There is nobody that has accurately predicted the ups and downs of the markets for decades on end. If the Investment Committee or myself knew when this was going to be over or where it was going, absolutely, we would act on that information and knowledge, but the fact is no one knows. If you take that as a given, you have to do something very different in the way that you invest your retirement portfolio. You have to build and construct a portfolio that will ride out these stock market moves and grow as the markets grow, which is exactly what we have done. Rita, the answer is, we would love to sell everything and get back in. It may be painful to watch, so my advice would be, and this is not to be flip, simply do not watch the market, because your Rebalance portfolio is built to recover and there has never been a period of time over five years where the portfolios that we have constructed, and the indexes contained in them, have not recovered from market changes.
At any rate, Sally, would you like to share the next question?
The next question I have is from Anna. She asks, "I've heard about stop-loss order you can put in a portfolio to protect it. Do you use those to keep my portfolio safe?"
For those of you who do not know, what Anna is asking about is another financial services Wall Street sales pitch to convince clients that they can limit their losses. What stop loss orders are, are little devices one can put in a portfolio so that if the price of a fund hits a certain point the device automatically sells the fund. Our answer, again, to that question, predictably, is absolutely not. Again, if you look at the evidence, this is another form of market timing. It’s saying that when a stock hits a certain point or a fund hits a certain point, I am going to make sure it is sold. Then I will be in cash. Unfortunately, those who do that tend not to repurchase the fund or the stock once the stop-loss is executed and then they miss the move back up. If you look at all market data about big moves in the stock market, the moves are very swift and very large. Markets decline very quickly over a matter of days, they also go up very quickly over a matter of days. There are numerous studies that show if you miss the top several days of the market over several years you miss a very big part of the return.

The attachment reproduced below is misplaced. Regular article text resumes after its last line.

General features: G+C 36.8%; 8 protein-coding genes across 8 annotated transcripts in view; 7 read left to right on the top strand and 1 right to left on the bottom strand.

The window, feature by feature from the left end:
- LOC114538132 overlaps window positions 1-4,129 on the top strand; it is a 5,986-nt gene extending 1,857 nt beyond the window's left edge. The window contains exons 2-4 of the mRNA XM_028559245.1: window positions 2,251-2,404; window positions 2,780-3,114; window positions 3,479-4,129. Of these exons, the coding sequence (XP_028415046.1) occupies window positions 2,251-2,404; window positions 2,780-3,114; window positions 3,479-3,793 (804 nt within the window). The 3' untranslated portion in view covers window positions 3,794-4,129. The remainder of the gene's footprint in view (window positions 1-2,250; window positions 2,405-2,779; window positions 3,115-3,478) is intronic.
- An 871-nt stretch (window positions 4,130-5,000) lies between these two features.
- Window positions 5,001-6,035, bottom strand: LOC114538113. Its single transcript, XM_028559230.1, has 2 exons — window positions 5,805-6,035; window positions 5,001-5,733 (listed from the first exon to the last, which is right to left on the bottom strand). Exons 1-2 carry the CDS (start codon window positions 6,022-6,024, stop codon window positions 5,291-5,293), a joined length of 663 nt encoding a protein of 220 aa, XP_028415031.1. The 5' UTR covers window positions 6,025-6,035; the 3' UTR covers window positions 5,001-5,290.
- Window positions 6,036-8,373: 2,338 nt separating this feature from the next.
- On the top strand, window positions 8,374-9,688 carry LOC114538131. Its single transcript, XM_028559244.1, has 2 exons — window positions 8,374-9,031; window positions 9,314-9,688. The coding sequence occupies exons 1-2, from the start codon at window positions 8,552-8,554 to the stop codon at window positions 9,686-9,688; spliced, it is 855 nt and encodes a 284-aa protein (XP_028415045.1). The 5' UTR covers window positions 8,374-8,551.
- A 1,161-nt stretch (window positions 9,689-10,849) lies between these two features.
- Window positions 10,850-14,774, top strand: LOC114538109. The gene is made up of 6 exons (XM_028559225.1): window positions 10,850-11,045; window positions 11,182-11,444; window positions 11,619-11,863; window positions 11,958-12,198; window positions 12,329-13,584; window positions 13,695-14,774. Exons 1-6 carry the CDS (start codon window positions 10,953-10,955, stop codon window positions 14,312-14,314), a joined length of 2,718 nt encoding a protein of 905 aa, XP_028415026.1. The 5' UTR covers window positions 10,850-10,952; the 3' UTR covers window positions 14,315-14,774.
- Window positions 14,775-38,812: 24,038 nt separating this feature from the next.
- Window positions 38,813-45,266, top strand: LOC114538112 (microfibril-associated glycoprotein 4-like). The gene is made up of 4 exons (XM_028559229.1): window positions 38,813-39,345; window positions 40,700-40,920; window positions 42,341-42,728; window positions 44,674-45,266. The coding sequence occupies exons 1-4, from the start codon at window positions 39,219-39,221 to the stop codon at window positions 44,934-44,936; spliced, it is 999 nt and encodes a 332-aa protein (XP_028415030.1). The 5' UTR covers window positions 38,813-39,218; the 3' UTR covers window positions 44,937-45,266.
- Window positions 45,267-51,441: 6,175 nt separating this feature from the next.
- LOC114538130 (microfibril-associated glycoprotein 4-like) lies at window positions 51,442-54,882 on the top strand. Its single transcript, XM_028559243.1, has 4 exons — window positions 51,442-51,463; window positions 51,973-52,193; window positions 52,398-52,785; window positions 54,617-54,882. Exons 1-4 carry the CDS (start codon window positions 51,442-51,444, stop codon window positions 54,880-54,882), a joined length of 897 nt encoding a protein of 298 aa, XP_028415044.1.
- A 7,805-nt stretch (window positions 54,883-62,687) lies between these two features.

No, the biggest advantage our investors have, Anna, is that we are long-term retirement investors. We are not in this to use the market to make short-term money. We are in this to participate in the growth of global capitalism. Because we are not rushed or hurried or forced to take our profits off the table, we have the benefit of being able to allow these dips to be at our advantage, particularly when we are adding money through dividend reinvestment. This is really another version of Rita's question and we would honestly be doing all of our clients a disservice with stop-loss orders.
Anyway, Sally, I know you have a couple more questions, but I think they may be relevant to the next section.
I would like to talk about what we mean by diversification. The word is bandied about quite a bit. It's pounded into investors' heads. You have to be diversified. I do not think people fully appreciate what diversification is, so let me talk about what it is not.
We had a client the other day that came in and had thirty big U.S. stocks, predominantly Dow Jones Industrial Average stocks. He felt that he was very diversified. Diversification is not owning thirty stocks. It is not owning thirty funds. Funds do different things. You could own a fund that focuses on an industry like the software industry, or you could own a fund that focuses on a sector like the technology sector or the energy sector. Owning a bunch of those funds is not diversification.
Diversification is akin to making a fine salad or putting together a great orchestra or jazz band. It is very consciously constructed with various attributes in mind so that the construction of the portfolio leads to an optimal and efficient diversification, which is what Rebalance is paid to do. It is what your Investment Committee knows how to do. It is our expertise. It is where we are highly, highly sophisticated. We know how to diversify a retirement portfolio. That is what we are in the business, largely, to do. Let me take a few minutes and talk about that.